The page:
Protocols:Bluetooth protocols are sets of conventions that govern the transmittal of data in upper and lower layers of the system. The lowerlayer protocols pertain to establishing connections, and the upper layers correspond to specific types of applications. LINK CONTROL PROTOCOL:The link control protocol is responsible for delivery of the basic data elements. All packet information is transmitted in a specific time-slot format (a single time designed to transport a range of data types. The Bluetooth link control protocol can be used to manage the associations and delivery of information between the various units within a Bluetooth network. This format is used for both synchronous (voice) and asynchronous (data) modes of operation, with specific formats specified for voice transport.

LINK MANAGER PROTOCOL:The link manager protocol (LMP) is a command-response system for transmitting data. It transports packets through the Bluetooth baseband link protocol, which is a timeslot-oriented mechanism. LMP packets are limited in size to ensure that they fit into a single time slot. The format of the protocol data unit (PDU) is simple. Two fields are used:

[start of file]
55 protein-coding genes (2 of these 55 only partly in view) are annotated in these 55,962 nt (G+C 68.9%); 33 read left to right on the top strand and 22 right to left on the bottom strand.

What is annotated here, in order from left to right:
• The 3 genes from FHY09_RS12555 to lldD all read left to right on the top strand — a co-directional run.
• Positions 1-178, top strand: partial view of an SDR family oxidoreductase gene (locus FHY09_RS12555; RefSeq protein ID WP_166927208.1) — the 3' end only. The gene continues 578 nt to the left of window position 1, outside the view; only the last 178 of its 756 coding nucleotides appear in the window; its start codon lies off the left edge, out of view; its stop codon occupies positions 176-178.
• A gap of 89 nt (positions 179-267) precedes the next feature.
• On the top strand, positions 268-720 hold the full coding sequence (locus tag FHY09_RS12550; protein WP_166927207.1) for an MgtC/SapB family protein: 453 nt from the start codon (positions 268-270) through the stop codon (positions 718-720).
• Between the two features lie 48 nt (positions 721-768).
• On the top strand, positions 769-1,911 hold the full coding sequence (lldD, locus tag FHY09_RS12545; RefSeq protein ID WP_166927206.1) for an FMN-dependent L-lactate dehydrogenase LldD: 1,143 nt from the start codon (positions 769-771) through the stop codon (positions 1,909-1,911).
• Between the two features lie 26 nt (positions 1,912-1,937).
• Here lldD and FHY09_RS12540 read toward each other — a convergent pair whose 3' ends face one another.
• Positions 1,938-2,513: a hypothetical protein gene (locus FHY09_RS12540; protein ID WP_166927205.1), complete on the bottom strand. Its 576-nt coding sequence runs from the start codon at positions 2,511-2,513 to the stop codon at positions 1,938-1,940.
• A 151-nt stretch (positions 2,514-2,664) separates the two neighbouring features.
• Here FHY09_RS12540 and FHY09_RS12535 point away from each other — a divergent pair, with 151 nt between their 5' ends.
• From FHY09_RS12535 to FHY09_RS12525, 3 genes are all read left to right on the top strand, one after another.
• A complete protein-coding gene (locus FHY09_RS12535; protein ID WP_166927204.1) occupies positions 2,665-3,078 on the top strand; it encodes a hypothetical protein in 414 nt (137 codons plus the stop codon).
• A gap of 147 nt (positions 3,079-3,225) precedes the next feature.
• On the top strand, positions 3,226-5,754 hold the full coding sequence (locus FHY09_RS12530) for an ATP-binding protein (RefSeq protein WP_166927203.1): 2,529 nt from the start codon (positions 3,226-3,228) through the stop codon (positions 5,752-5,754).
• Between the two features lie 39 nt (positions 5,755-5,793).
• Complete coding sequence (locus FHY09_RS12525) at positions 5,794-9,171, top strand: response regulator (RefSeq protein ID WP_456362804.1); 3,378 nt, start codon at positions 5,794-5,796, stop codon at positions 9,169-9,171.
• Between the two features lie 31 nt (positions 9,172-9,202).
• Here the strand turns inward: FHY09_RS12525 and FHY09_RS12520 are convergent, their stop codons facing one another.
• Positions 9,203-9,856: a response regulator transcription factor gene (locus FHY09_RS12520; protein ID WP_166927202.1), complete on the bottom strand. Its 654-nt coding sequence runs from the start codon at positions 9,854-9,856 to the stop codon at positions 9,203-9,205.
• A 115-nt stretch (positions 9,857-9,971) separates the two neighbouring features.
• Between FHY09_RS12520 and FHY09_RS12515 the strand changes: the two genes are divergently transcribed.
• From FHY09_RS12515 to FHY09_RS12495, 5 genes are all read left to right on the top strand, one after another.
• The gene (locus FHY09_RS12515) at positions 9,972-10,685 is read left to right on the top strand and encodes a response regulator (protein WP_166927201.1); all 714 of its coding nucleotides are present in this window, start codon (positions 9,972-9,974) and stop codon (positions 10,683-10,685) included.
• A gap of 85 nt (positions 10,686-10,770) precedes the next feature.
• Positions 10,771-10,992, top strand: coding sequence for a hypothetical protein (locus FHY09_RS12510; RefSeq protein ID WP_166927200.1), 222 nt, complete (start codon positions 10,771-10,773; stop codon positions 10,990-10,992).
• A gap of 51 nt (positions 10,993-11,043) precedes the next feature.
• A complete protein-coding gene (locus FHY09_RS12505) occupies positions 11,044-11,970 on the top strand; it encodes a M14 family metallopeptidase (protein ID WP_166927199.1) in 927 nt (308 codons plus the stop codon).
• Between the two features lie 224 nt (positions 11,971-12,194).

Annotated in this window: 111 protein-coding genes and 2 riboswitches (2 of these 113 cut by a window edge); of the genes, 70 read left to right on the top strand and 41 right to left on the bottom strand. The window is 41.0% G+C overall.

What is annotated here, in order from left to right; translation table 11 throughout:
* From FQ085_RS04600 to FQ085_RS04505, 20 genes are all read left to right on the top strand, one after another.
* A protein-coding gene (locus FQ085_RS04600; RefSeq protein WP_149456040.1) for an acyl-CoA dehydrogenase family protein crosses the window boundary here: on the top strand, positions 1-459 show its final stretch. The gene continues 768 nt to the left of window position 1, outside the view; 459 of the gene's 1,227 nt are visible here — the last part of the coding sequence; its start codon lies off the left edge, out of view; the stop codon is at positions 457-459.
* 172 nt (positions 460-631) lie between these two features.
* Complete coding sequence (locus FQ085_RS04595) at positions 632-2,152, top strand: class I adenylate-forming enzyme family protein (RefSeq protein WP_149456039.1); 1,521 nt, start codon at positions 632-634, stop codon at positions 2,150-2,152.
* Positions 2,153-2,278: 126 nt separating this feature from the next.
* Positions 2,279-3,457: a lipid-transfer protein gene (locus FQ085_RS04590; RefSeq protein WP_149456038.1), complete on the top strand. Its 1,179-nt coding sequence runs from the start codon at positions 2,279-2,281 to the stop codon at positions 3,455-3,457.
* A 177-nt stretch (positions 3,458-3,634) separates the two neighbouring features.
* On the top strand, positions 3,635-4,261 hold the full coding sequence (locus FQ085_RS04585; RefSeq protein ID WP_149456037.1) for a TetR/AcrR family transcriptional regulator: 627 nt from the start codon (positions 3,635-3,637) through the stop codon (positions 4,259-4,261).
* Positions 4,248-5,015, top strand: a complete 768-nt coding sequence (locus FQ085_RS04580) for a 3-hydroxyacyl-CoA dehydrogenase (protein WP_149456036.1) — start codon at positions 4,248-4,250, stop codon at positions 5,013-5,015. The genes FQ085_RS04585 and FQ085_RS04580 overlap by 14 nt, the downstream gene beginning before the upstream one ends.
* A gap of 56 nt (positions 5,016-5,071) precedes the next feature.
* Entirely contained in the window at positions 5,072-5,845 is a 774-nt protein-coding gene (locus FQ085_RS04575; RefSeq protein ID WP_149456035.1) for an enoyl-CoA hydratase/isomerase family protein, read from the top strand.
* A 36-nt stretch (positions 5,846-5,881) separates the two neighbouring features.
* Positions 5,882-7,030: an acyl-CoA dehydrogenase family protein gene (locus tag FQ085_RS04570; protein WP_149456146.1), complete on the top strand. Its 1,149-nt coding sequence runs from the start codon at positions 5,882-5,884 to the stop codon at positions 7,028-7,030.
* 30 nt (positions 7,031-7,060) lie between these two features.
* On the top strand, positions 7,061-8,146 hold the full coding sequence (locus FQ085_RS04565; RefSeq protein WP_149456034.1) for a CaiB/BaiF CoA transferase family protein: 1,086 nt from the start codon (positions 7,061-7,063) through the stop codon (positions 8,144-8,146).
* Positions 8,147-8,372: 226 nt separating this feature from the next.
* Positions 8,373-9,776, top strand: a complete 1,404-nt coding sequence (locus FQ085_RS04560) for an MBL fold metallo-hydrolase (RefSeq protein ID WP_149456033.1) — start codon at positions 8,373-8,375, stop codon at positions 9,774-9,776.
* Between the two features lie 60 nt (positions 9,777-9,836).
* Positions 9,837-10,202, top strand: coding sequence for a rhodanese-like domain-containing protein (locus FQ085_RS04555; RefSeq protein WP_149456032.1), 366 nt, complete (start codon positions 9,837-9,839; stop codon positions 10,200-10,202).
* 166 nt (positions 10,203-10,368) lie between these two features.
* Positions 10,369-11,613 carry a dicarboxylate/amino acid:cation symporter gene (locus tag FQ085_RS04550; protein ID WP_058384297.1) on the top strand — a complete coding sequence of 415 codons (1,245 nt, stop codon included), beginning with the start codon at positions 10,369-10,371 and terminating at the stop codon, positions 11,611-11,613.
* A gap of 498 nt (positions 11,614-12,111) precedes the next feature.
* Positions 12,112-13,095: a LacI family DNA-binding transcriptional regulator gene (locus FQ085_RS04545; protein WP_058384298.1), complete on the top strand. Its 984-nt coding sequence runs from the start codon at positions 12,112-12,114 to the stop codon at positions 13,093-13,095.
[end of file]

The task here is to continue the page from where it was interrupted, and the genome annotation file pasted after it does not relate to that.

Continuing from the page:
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_ The OpCode identifies the type and sequence of the packet. _ The content field contains application-specific information. The LMP also specifies a collection of mandatory and optional PDUs. Transmission and reception of mandatory PDUs must be supported. Optional PDUs dont need to be implemented, but can be used as necessary. The protocol sequences are similar to client-server architectures, with the exchange of information following a similar request-response pattern. In general, a single response PDU is sent upon receipt of the original request. Because Bluetooth is an RF broadcast technology, a set of request messages can be broadcast to all participants on a network. In this case, one request can elicit several responses.L2CAPLogical link and adaptation protocol (L2CAP) enables transmission of data between upper and lower layers of the stack. It also enables support for many third-party upper-layer protocols such as TCP/IP. In addition, L2CAP provides group management by mapping upper-layer protocol groups to Bluetooth networks. It also is a factor in ensuring interoperability among Bluetooth units by providing application-specific protocols. Other protocols interfacing to the L2CAP include service discovery protocol (SDP), radio frequency communication (RFCOMM), telephony control protocol specification (TCS), and IrDA Object Exchange Protocol (IrOBEX): _ SDP provides service discovery specific to Bluetooth. That is, one device can determine the services available in another connected device by implementing the SDP.